Christopher Hitchens

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Christopher Hitchens

Christopher Eric Hitchens (April 13, 1949 - December 15, 2011) was a journalist, author and literary critic. Hitchens received degrees in philosophy, politics and economics from Balliol College, Oxford, in 1970. From 1971-1981, he worked in Britain as book reviewer for The Times newspaper. He emigrated to the United States in 1981, and has written regularly, or been a contributing editor for Harper's, Vanity Fair and The Nation. He was an avowed atheist and antitheist. Hitchens has a younger brother, Peter Hitchens, who is also a journalist, author and critic. Mr. Hitchens was one of the more prominent spokesperson for the New Atheism movement.

Christopher Hitchens was a member of the International Socialists and an active Trotskyist during his youth. Before his death he claimed to be "on the same side as the neo-conservatives," but does not consider himself a conservative. He supported George W. Bush's foreign policy, but has a negative attitude towards Bush's support of intelligent design. Hitchens made himself unpopular, even among fellow atheists for his support of the Iraq War, which was motivated by his hatred of religion - in his own words, he supported the Iraq War simply because Iraqis were Muslim, which has been compared to endorsement of racially-motivated genocide.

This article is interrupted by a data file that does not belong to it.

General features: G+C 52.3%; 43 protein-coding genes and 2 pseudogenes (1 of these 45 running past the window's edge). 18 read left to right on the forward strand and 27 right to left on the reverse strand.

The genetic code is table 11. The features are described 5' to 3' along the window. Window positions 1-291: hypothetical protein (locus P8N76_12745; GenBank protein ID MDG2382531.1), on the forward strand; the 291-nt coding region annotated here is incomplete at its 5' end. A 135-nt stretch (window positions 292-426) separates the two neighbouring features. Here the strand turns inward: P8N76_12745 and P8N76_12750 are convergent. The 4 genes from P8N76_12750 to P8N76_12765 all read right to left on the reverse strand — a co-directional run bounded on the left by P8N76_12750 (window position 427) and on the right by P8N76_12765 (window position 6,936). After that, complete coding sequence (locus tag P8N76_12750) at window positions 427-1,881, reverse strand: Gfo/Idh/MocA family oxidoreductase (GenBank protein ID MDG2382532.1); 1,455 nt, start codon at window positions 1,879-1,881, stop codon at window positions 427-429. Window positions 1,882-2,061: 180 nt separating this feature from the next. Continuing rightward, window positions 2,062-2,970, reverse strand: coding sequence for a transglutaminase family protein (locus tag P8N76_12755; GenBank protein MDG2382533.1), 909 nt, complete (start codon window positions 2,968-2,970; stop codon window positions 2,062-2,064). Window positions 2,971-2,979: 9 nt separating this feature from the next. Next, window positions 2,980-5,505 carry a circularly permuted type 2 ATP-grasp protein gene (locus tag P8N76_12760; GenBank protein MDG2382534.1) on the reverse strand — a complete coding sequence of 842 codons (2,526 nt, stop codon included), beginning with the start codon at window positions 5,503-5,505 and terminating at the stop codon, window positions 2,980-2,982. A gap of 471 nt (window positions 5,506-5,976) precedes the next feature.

He was a harsh critic of Ronald Reagan, and considered Henry Kissinger a war criminal. Mr. Hitchens was also known for having a history of heavy drinking.[1]

Christopher Hitchens was being treated for esophageal cancer caused by drinking and smoking up until his death on December 15, 2011.[2]

British atheist and evolutionist Christopher Hitchens on bestiality

See also: Christopher Hitchens on bestiality and Atheism and bestiality and Evolutionary belief and bestiality

Bestiality is the act of engaging in sexual relations with an animal.

At the end of Christian apologist William Lane Craig vs. atheist Christopher Hitchens debate there was an audience question and answer period.VIDEO The first audience member to ask a question twice asked Christopher Hitchens to label bestiality as an immoral act, but he refused to do so.[3] Dr. Craig said the question posed to Hitchens was a good one and it helped illustrate that atheism cannot offer objective moral standards (see: Atheism and morality).[4]

Opposition to Islam and Support of the War on Terror